Sufism and Scripture
A Historical Survey of Approaches to the Qur'an in the Sufi Tradition
Harith Bin Ramli [+–]
SOAS, Cambridge Muslim College, University of Cambridge
This book aims to provide readers with a useful and up to date chronological introduction to Sufi approaches to Qur’an exegesis, spanning across a wide variety of languages and cultural contexts throughout Islamic history up to the modern period. Drawing on insights from the broader field of Islamic Studies as well as Comparative Religious Studies, it explores the degree to which a common Sufi hermeneutical methodology can be identified, revisiting the question of the existence of a distinct genre of “Sufi Qur’an commentary” or “commentary through allusion” (al-tafsīr al-ishārī). By providing a broad and comprehensive survey of Sufi writings and historical records, as well as the works of Qur’an commentators not typically associated with Sufism, it challenges the tendency to define Sufi Qur’an exegesis simply according to the evidence of Sufi Qur’an commentaries.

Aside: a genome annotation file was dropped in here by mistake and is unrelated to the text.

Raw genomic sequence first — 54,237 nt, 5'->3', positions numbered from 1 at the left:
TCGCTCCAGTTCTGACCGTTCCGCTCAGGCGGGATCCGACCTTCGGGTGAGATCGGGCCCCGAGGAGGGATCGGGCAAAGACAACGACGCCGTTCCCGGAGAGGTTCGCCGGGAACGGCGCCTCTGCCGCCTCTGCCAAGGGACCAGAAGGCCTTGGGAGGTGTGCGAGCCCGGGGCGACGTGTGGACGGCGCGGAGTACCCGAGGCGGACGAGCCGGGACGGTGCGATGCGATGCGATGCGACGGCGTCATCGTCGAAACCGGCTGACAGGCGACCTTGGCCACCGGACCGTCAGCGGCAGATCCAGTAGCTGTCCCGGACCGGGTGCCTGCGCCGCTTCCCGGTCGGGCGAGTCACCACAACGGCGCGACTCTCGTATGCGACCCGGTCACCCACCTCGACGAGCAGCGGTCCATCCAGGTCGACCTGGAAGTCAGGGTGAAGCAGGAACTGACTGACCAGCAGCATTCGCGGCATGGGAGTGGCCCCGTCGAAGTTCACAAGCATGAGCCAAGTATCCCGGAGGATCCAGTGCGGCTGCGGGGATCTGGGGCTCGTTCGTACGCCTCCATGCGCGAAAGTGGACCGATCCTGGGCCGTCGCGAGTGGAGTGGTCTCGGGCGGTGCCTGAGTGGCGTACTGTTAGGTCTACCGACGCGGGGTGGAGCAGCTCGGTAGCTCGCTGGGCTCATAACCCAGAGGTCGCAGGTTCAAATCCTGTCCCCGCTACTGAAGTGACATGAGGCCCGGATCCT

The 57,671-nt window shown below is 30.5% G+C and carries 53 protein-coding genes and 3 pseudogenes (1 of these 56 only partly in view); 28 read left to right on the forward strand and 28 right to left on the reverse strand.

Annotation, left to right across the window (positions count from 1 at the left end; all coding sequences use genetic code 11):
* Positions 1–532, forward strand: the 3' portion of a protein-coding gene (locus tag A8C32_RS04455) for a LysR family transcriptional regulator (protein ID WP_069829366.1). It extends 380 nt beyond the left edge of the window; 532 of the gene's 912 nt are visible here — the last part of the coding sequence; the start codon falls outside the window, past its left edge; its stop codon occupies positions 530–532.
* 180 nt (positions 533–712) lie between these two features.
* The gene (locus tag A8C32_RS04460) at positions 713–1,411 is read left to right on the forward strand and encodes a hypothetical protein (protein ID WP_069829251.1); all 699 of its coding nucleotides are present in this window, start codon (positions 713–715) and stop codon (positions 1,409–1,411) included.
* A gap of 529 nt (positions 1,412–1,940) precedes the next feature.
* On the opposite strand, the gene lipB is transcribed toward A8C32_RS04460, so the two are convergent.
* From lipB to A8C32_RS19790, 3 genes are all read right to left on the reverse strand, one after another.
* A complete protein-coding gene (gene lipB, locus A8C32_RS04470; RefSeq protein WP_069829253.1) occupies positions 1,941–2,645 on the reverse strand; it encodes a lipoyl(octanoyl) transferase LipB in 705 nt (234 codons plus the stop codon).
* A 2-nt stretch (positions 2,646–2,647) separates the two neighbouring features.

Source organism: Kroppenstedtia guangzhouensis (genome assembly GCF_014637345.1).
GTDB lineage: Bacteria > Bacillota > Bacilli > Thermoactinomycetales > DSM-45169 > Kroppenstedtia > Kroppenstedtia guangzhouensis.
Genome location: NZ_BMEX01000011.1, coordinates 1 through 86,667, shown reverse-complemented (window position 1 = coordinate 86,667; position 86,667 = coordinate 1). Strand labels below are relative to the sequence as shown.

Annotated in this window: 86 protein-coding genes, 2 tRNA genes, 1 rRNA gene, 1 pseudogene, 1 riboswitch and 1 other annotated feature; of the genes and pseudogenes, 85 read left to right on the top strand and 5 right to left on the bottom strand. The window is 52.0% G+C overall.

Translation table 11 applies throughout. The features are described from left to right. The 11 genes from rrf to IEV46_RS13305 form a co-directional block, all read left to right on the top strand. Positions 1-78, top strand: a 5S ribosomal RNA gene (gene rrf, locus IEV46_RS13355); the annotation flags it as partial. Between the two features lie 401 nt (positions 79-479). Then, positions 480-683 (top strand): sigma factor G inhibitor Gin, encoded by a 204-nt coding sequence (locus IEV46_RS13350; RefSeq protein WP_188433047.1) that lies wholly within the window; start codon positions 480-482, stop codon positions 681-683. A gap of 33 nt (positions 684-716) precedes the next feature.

Series: Themes in Qur'anic Studies
Table of Contents
Part 1: The Formative Period
Part 2: Sufism in the Muslim East
Part 3: Sufism in the Muslim West
Part 4: Beyond East and West
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